This is a raspberry for ultra low chill areas. I believe there are better choices for your location.
Try dorman red and/or itsaul
Tell me more about this one please.
I might be going down the wrong path with raspberries. Seems like they all hate the heat except a very few and the few that don’t die aren’t that great in flavor.
I’m trying to find something that I can plant between my trees. Seems like I have a bunch of wasted space that I could tuck some berry makers in. Any suggestions? Something tasty that doesn’t get too large. I already have a bunch of blackberries.
What’s the spacing between trees? I see you’re in zone 8a. What sustained hot temperatures do you have in August?
Not sure on the spacing. It’s all sorts of random. I’d say about 10 or so feet here and there. August usually hovers around the mid 90s. We’re baking at that point with some days hitting 100.
I think the space and August temperatures are fine for raspberries – but they would prefer to not have direct sunlight in the summer.
Appreciate the advice Richard. I did a bit of searching on a local gardening Facebook group and it seems like some one person has had luck with Anne, Caroline, and Prelude. This link mentions success by pruning canes back once in June and a second time in July to delay fruiting. This is what I do for my Prime Ark Freedom blackberries to delay the fruiting of the fall crop, so it wouldn’t be too much of a hassle.
Thank you so much, Richard, for sharing that info. I was able to get two bababerry plants from San Gabriel Nursery. A bit pricey, but well worth it I think. I also got two beautiful olallieberry plants and three blueberry plants. Hopefully they will be happy where I want to plant them. They won’t be as much in the sun as yours. They will get shade from my neighbor’s fence. Do you think that will still be ok? Thanks again for sharing your insight.
What was your soil mix in that bababerry bed? Im very curious. Ive got 2 plants ready to go in an empty raised bed and am trying to decide on a mix. Hope u are eating some home grown foods! OH im also close to you…im in san marcos.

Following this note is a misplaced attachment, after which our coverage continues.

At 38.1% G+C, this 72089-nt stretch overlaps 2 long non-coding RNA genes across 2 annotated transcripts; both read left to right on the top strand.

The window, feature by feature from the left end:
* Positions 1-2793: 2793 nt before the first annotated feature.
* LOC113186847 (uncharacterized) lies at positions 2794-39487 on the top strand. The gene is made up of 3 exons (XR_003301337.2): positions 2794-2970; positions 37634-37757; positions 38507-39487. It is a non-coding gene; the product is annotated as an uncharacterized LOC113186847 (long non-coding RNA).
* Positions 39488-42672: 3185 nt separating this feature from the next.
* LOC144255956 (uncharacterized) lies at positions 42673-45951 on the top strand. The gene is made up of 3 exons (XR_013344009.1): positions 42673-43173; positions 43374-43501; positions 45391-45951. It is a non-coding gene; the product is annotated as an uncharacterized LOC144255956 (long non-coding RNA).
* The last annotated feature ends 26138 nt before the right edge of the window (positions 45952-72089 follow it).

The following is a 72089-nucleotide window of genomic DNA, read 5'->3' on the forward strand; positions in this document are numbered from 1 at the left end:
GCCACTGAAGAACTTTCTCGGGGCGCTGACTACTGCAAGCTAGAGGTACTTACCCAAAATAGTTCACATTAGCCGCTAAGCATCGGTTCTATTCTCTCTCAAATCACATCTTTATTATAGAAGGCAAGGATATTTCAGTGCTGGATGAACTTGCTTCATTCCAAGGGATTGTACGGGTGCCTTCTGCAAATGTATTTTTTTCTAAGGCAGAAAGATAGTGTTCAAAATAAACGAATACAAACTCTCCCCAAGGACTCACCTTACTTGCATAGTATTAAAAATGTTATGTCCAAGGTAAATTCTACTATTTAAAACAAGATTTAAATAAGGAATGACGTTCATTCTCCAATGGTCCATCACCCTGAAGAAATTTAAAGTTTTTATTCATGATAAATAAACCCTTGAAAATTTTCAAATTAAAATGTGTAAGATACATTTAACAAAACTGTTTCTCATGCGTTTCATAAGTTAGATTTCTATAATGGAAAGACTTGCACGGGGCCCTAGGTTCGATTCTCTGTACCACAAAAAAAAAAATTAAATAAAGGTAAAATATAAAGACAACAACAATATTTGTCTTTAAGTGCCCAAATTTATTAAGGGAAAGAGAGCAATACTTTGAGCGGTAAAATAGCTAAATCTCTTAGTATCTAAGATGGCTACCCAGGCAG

Thanks for the
Would you please suggest what varieties are good to grow in PNW, Oregon, I think zone 8a?
They pulled the page down, do you have saved (pdf) ?
Just curious, how many plants do you need and how old to produce this much?
He may suggest something different but here is another resource for you from Chad Finn and Patrick Moore and OSU.
@SamA, I have yet to find a raspberry that does not thrive in the pnw. I did not see your location on your bio. If you are anywhere near seattle I just cut mine back. I could give you a pile of good canes to start. I have not had trouble with our moisture just sticking cut off canes in soil and they are off to the races. I take about 100 to the pta plant sale every spring.
I use them to prevent erosion along my creek bank. They taste better than willows or alder trees.
Mine is a collection of gifted canes over the years. I have no idea what my mix is anymore. Except for the new black ones w purple canes.
I love this thread because the Baba who discovered this berry was my girlfriend’s grandmother.
I have read many hearsays and tales of the history of Bababerry. Whether they are true or not…the below story is true as far as the patent was concerned at the time of publication in 1981 until its expiration.
Gertrude Millikan whom patented Bababerry in 1981 claims that it was found growing on her property
“The new variety is of unknown parentage. The original raspberry plant of the new variety was discovered in cultivation on my property in Idyllwild, Calif.”
I named the new variety “Bababerry” - Gertrude Millikan
Gertrude (Baba) Millikan.
I got my plants from Bay Laurel… supposedly hardy to 0F… nice plants.
I, too, knew Baba. She told me the story about how she found it growing in Idylwild, CA, took it to have it identified, found that it was a new, unnamed, plant, and it was named after her nickname - Baba. This is no made up story. If somebody else developed it, they didn’t bother to have it patented. She did. Baba was a great lady. A strong personality, who lived to be more than 100 years.
That’s wonderful to hear. Her granddaughter is very much the same.